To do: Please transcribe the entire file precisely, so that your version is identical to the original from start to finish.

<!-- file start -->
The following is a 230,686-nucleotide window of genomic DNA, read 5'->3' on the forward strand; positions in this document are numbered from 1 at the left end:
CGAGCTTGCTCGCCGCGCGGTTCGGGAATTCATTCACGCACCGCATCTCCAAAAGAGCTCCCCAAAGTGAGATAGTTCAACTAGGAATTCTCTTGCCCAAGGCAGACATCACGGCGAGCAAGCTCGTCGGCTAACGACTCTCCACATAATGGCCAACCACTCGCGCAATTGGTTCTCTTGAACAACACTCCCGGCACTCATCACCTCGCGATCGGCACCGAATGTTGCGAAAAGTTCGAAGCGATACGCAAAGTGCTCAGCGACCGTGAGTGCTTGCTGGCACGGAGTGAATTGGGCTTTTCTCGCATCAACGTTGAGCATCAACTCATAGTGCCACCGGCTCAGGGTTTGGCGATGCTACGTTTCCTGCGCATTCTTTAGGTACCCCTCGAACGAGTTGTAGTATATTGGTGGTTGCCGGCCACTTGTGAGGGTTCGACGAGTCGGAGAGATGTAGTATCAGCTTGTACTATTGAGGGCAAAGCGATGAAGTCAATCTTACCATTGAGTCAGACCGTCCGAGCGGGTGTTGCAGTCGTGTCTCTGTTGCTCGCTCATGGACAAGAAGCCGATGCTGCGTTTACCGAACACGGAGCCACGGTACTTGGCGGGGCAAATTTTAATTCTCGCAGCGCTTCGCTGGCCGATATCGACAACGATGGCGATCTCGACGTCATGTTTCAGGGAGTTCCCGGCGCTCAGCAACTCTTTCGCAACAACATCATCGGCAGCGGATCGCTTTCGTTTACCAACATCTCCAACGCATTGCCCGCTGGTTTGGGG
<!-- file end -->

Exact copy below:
The following is a 230,686-nucleotide window of genomic DNA, read 5'->3' on the forward strand; positions in this document are numbered from 1 at the left end:
CGAGCTTGCTCGCCGCGCGGTTCGGGAATTCATTCACGCACCGCATCTCCAAAAGAGCTCCCCAAAGTGAGATAGTTCAACTAGGAATTCTCTTGCCCAAGGCAGACATCACGGCGAGCAAGCTCGTCGGCTAACGACTCTCCACATAATGGCCAACCACTCGCGCAATTGGTTCTCTTGAACAACACTCCCGGCACTCATCACCTCGCGATCGGCACCGAATGTTGCGAAAAGTTCGAAGCGATACGCAAAGTGCTCAGCGACCGTGAGTGCTTGCTGGCACGGAGTGAATTGGGCTTTTCTCGCATCAACGTTGAGCATCAACTCATAGTGCCACCGGCTCAGGGTTTGGCGATGCTACGTTTCCTGCGCATTCTTTAGGTACCCCTCGAACGAGTTGTAGTATATTGGTGGTTGCCGGCCACTTGTGAGGGTTCGACGAGTCGGAGAGATGTAGTATCAGCTTGTACTATTGAGGGCAAAGCGATGAAGTCAATCTTACCATTGAGTCAGACCGTCCGAGCGGGTGTTGCAGTCGTGTCTCTGTTGCTCGCTCATGGACAAGAAGCCGATGCTGCGTTTACCGAACACGGAGCCACGGTACTTGGCGGGGCAAATTTTAATTCTCGCAGCGCTTCGCTGGCCGATATCGACAACGATGGCGATCTCGACGTCATGTTTCAGGGAGTTCCCGGCGCTCAGCAACTCTTTCGCAACAACATCATCGGCAGCGGATCGCTTTCGTTTACCAACATCTCCAACGCATTGCCCGCTGGTTTGGGG